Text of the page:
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Date of Award


Access Type

Campus Access

Document type


Degree Name

Doctor of Philosophy (PhD)

Degree Program


First Advisor

Mark Tuominen

Second Advisor

Anthony Dinsmore

Third Advisor

Jonathan Machta

Subject Categories

Electromagnetics and Photonics | Materials Science and Engineering | Nanoscience and Nanotechnology | Physics


Thin films of 7 nm gold nanoparticles were fabricated via a direct write electron beam exposure. The electrons caused the nanoparticles to stick to the substrate and the unexposed areas were rinsed off. After the lift off, the films were annealed. This caused Ostwald ripening. Electrical and structural properties were studied. It was found that the initial film thickness is the crucial factor of the post annealing properties. In case of films thinner than 50 nm, it was found that the particles ripen to form insulating islands hundreds of nanometers in size and seperated from each other. If the film thickness is increased beyond 50 nm, the ripening causes the islands to grow so much, that at least one percolating pathway for charge transport is formed. Metallic conductivity was observed in a wide temperature range (2-350 K). It is possible to create films that display hopping conductivity, if the initial film thickness is at approximately 50 nm.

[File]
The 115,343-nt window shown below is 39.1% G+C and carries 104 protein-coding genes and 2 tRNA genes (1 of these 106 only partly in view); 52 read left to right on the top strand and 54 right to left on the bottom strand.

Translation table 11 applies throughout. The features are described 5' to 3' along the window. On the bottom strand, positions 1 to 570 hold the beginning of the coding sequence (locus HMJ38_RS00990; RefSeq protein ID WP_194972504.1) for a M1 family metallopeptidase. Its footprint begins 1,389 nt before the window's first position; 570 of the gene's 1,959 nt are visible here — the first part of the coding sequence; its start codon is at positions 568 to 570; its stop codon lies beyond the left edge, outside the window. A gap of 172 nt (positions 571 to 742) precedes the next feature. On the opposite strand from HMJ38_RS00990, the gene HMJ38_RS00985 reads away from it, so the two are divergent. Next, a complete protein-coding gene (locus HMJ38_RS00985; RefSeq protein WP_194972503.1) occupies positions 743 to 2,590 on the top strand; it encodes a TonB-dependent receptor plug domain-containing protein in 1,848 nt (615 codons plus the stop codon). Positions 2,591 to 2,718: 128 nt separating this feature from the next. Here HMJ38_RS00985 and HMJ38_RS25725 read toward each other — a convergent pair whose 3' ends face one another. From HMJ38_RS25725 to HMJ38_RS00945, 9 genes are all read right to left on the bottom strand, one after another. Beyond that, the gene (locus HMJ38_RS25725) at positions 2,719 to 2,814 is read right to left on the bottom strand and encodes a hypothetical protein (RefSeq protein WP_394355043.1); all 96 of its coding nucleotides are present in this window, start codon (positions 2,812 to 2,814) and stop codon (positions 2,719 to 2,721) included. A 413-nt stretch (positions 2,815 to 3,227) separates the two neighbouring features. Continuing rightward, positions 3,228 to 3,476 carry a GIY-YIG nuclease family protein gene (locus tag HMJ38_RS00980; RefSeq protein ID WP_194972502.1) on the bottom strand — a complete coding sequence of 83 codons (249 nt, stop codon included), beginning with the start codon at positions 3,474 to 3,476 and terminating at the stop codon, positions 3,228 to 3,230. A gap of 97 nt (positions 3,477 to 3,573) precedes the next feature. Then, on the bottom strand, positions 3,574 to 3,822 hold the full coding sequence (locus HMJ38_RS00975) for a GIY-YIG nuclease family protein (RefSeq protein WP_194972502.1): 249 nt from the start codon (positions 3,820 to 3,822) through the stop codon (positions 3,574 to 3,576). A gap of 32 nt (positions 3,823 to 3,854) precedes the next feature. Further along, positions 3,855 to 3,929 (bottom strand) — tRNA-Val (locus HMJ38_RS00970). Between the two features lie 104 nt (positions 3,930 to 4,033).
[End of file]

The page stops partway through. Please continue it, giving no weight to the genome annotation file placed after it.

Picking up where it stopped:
In a second experiment, polystyrene--block-poly(4-vinylpyridine) (PS-P4VP) diblock copolymer was used to create a hexagonal lattice of cobalt nanoparticles. The size scale of the particles was about 12-15 nm with a 25-30 nm separation between them. This artificially arranged array of magnetic "impurities" was covered with a thin metallic film. Copper or palladium were used and the thickness was varied between 13-40 nm. It was found that these nanoengineered films show thermal hysteresis in resistance versus temperature measurements, the shape of which can be manipulated by applying a magnetic field. The effect was more pronounced in the cobalt-copper samples. Further, magnetoresistance measurements showed oscillations as a function of applied field and temperature. Again, the effects shown in the cobalt-copper samples were significantly more pronounced.